Elected to Red Sox Hall of Fame: 1995
Elected to Baseball Hall of Fame: 1989
Awards and Recognition with Boston
All-Star Game MVP Award, 1970
Batting Champion, 1963
Batting Champion, 1967
Batting Champion, 1968
Batting Triple Crown, 1967
Gold Glove Award, 1963
Gold Glove Award, 1965
Gold Glove Award, 1968
Gold Glove Award, 1969
Gold Glove Award, 1971
Gold Glove Award, 1977
Home Run Champion, 1967
Hutch Award, 1967
Most Valuable Player Award, 1967
RBI Champion, 1967
The Sporting News Major League Player of the Year, 1967
When Red Sox legend Ted Williams retired after the 1960 season, Opening Day of the 1961 season saw a fresh-faced rookie with the number 8 on his back take Williams’ spot in left field. 23 years later, Carl Yastrzemski, or “Yaz” as Red Sox fans everywhere knew him, retired with the assurance that he would follow Williams into the Hall of Fame.
Yastrzemski was already well-known by 1967, having made the American League All-Star team three times in his first six seasons, but that was the year that the Red Sox went from finishing ninth the year before to winning the American League pennant for the first time in 21 years. He won not only MVP honors but the batting Triple Crown after averaging .326 at the plate, driving in 121 runs, and leaving the yard 44 times; he is the last player to have accomplished that feat in either league and joined Williams as the only Red Sox players to earn this recognition. Although the Red Sox would lose the Fall Classic in seven games to St. Louis, Yaz batted .400 with three home runs and five RBI.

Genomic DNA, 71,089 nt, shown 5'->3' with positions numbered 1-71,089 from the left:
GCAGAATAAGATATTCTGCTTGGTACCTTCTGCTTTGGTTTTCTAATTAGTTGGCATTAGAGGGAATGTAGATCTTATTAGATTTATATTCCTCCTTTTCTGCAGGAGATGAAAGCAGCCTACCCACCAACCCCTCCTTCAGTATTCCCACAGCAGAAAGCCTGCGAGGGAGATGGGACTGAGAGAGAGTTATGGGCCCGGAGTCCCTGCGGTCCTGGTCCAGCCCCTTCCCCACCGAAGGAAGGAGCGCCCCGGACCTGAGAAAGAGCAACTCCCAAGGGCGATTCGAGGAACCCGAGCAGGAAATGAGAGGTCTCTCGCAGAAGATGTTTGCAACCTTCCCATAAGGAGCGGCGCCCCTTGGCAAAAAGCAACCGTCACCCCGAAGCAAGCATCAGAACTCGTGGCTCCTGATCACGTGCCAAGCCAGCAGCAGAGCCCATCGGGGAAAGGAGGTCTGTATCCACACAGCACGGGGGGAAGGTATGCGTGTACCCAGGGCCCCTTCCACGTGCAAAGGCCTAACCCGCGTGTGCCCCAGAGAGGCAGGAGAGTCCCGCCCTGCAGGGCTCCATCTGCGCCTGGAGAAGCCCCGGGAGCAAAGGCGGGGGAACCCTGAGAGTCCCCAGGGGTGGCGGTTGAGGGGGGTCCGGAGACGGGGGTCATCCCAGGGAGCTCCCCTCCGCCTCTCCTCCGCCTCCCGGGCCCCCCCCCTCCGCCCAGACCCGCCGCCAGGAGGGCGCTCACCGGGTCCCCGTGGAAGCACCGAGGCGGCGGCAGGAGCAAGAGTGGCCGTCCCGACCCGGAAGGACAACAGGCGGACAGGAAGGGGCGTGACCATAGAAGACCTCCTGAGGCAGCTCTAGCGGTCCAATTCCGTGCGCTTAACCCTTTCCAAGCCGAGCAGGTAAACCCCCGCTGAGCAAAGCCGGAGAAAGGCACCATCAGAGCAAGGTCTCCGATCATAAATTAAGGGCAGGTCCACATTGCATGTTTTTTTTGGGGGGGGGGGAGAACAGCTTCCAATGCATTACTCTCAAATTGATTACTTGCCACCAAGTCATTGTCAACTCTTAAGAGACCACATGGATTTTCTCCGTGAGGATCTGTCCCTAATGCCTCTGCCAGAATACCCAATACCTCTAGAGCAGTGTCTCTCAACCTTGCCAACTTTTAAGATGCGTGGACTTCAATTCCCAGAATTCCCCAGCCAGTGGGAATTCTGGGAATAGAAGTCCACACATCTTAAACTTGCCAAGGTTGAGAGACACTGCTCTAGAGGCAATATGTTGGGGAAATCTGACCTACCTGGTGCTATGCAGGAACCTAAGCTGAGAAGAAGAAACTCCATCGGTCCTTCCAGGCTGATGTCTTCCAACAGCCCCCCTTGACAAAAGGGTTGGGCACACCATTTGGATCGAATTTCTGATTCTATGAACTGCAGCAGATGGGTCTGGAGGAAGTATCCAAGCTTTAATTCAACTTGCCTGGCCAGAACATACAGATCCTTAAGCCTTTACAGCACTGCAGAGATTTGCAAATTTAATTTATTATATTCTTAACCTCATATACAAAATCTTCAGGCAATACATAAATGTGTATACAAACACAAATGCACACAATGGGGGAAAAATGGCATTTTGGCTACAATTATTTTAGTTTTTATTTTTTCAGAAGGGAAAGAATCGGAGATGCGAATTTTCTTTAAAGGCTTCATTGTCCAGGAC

Steady production at the plate continued to be the norm for Yaz through his career, batting .285 for his career and better than .300 in six different seasons. He also managed to collect 3,419 hits, sixth all-time in major league history, and hit 452 home runs, the only American League player and the fourth player ever to collect 3,000 hits and 400 home runs, joining Stan Musial, Hank Aaron, and Willie Mays.